How do you perfect the craft of GMing or adventure writing?

For me, “perfect” is an unreachable ideal. There is no perfect game, but we can work and strive for as close as possible. If everyone a) stays engaged, b) challenges each other and the GM, and c) has fun – it was a success. Without the interplay between players and between players and GMs, there is no game.

Writer Sitting B&WSo I’m always looking for other perspectives on how to create good adventures. Recently I saw an article in Entertainment Weekly about John Lasseter of Pixar fame. In the article, he stated his team’s formula for making great Pixar movies:

1) Toil to perfect the story.
2) Tackle technical innovation.
3) Take creative leaps of faith.

Why couldn’t we take that approach and apply it to… roleplaying games? If you think of an adventure as an episode or a campaign as a movie series, why not see how they work with RPGs?

1) Toil to perfect the story.

This one for sure applies. Story is the backbone for getting and keeping player interest. Yes, I’ve played games where all you do is clean out dungeon after dungeon. But without a reason for doing that – a reason for taking that path – all you’re doing then is stumbling through the dark killing things that move and taking any loot you find.

Occasionally, sure. I like a good dungeon crawl as much as anybody. But without having a story to explain WHY your PCs should care about these little podunk towns, why they should rescue the damsels or find the lost treasure of Whosit… they’re just going through the motions. As GMs or designers, we need to keep story in mind from the very beginning.

So before designing dungeons or monsters or setting up encounters… Make sure you have a story first.

2) Tackle technical innovation.

Now this one I’m not too sure about. As a software engineer, I have to admit I’m always looking for the next great gadget or piece of software to make my life easier (99% fail in this regard, yet companies like Microsoft are still in business – go figure). But I tend to go old school with my gaming and leave the toys off the game table.

I’ve seen many interesting and detailed discussions about using new technologies like Netbooks or Google Wave, touch-sensitive displays, projectors, and so on. However, I’m most comfortable gaming with a few books, paper, pens/pencils, and real dice.

Some of you may like to go techie when gaming – but so far I’m not one of them.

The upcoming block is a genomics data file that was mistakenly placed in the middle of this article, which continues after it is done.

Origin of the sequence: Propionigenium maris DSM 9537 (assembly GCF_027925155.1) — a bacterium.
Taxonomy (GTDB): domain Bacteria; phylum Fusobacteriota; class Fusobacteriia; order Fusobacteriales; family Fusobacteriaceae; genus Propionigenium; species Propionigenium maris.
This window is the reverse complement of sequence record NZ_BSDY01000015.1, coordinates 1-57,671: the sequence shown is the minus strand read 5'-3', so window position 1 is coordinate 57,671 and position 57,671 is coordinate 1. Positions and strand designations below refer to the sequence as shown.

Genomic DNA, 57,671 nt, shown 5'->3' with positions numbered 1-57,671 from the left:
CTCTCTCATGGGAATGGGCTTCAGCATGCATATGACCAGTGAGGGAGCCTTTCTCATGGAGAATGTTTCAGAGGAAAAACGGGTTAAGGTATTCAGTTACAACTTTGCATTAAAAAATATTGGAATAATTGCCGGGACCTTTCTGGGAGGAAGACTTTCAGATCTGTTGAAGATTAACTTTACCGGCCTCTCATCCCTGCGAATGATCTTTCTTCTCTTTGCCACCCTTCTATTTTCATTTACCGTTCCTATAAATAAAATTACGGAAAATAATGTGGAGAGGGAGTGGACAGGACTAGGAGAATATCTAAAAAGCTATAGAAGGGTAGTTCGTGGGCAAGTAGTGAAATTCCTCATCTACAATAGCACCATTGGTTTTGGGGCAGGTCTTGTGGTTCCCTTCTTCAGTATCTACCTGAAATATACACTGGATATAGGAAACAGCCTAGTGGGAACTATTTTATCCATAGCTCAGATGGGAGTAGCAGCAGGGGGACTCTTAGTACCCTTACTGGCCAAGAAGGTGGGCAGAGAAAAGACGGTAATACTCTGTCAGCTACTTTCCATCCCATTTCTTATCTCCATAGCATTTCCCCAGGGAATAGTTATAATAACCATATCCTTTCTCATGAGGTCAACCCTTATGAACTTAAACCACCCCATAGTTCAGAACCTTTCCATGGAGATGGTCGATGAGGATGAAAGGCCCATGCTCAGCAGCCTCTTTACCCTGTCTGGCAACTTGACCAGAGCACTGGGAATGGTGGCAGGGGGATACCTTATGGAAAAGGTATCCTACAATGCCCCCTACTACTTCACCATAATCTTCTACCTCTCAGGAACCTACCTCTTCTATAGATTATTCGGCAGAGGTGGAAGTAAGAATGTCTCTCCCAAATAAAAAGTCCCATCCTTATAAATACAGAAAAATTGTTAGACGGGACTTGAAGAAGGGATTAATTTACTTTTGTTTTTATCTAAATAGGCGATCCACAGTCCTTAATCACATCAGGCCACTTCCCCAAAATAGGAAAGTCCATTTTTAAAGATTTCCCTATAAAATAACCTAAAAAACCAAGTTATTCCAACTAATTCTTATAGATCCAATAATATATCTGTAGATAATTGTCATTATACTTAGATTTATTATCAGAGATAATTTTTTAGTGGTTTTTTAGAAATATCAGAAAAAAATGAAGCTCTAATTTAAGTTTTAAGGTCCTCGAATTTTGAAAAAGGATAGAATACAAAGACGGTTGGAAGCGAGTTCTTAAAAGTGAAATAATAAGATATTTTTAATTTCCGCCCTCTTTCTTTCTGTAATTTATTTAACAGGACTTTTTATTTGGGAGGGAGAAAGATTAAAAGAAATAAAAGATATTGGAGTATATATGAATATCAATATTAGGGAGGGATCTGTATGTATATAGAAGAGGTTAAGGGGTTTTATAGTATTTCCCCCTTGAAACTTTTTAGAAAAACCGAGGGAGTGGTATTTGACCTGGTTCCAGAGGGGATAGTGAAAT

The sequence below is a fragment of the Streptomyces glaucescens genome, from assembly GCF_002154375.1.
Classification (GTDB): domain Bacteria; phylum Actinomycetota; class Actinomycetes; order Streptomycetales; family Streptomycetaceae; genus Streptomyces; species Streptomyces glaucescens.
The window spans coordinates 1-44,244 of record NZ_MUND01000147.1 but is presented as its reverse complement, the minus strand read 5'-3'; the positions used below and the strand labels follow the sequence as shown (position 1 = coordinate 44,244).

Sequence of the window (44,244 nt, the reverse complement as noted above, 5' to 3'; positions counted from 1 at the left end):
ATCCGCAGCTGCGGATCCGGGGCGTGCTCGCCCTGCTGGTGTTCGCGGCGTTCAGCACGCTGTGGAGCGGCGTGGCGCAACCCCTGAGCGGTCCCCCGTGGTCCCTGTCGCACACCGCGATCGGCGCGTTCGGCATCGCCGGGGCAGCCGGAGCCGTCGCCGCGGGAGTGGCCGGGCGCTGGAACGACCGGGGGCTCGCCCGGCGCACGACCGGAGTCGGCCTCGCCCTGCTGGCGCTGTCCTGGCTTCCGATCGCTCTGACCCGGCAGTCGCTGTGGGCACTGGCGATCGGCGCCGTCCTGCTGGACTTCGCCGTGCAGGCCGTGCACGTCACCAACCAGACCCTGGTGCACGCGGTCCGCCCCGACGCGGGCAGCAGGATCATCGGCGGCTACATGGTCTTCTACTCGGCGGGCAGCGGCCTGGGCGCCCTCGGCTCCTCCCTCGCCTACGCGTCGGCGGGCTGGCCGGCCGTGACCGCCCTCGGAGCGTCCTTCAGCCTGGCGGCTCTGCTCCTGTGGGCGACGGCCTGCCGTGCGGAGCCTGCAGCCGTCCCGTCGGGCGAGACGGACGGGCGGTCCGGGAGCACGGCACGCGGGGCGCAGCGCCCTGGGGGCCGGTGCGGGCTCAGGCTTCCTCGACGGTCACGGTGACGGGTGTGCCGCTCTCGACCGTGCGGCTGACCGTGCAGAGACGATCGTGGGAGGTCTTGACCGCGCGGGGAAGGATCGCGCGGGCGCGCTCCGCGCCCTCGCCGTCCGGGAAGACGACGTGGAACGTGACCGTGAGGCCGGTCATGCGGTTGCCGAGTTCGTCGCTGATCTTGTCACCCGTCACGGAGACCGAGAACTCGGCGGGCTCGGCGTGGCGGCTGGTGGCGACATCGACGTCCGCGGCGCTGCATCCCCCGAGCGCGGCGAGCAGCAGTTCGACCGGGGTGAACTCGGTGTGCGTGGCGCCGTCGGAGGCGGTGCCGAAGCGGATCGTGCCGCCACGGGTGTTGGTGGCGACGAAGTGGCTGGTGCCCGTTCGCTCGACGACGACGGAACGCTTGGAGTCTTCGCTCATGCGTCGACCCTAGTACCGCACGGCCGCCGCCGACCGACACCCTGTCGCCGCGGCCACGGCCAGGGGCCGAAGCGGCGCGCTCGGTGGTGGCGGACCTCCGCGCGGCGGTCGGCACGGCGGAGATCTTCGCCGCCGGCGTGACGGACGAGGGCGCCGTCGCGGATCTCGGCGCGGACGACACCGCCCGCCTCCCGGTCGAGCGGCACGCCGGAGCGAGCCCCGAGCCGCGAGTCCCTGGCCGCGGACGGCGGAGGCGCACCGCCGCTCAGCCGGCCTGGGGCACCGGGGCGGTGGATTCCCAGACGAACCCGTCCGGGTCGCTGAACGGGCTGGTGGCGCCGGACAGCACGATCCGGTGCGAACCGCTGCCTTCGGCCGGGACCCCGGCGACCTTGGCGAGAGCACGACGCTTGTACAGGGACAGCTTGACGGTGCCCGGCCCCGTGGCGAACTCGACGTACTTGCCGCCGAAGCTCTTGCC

So maybe this one doesn’t apply in all cases.

3) Take creative leaps of faith.

This one I can definitely get behind. With story, you have the beginnings of a latticework you can add plot, setting, and characters to. But without being creative in how you create and present the end result, even the best stories can fall flat.

One huge creative leap for me is trusting in your players to fill in the gaps. Without the PCs, there is no game. GMs are there to set the stage and the PCs have to give it life in my opinion. So involve them from the beginning – let them fill in the backstories for their characters, let them describe parts of the world their characters would know intimately – get them involved in the creative process.

Another huge creative leap of faith can simply be presenting a heck of an idea in the story. Mix and match things in new ways. Take the Chinese Menu approach – a few things from column A, a few from columns B and C, mix, smooth over the seams, and voila…

Will the Pixar/Lasseter three-rule approach help? It certainly can’t hurt by offering another perspective.

So what are the cardinal rules for you GMs or game designers out there?

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This article has 2 comments

  1. TarlSS Reply

    I think in this case, tackling technical challenges is more applicable if we talk about the crunch and rules of the game. John Lasseter talks about making computer generated movies, in that case, computers is the applicable technology. Here, rules and systems are the applicable technology.

    • Fitz

      @TarISS – Very true. I hadn’t quite thought of it in those terms. Thanks for the observation!

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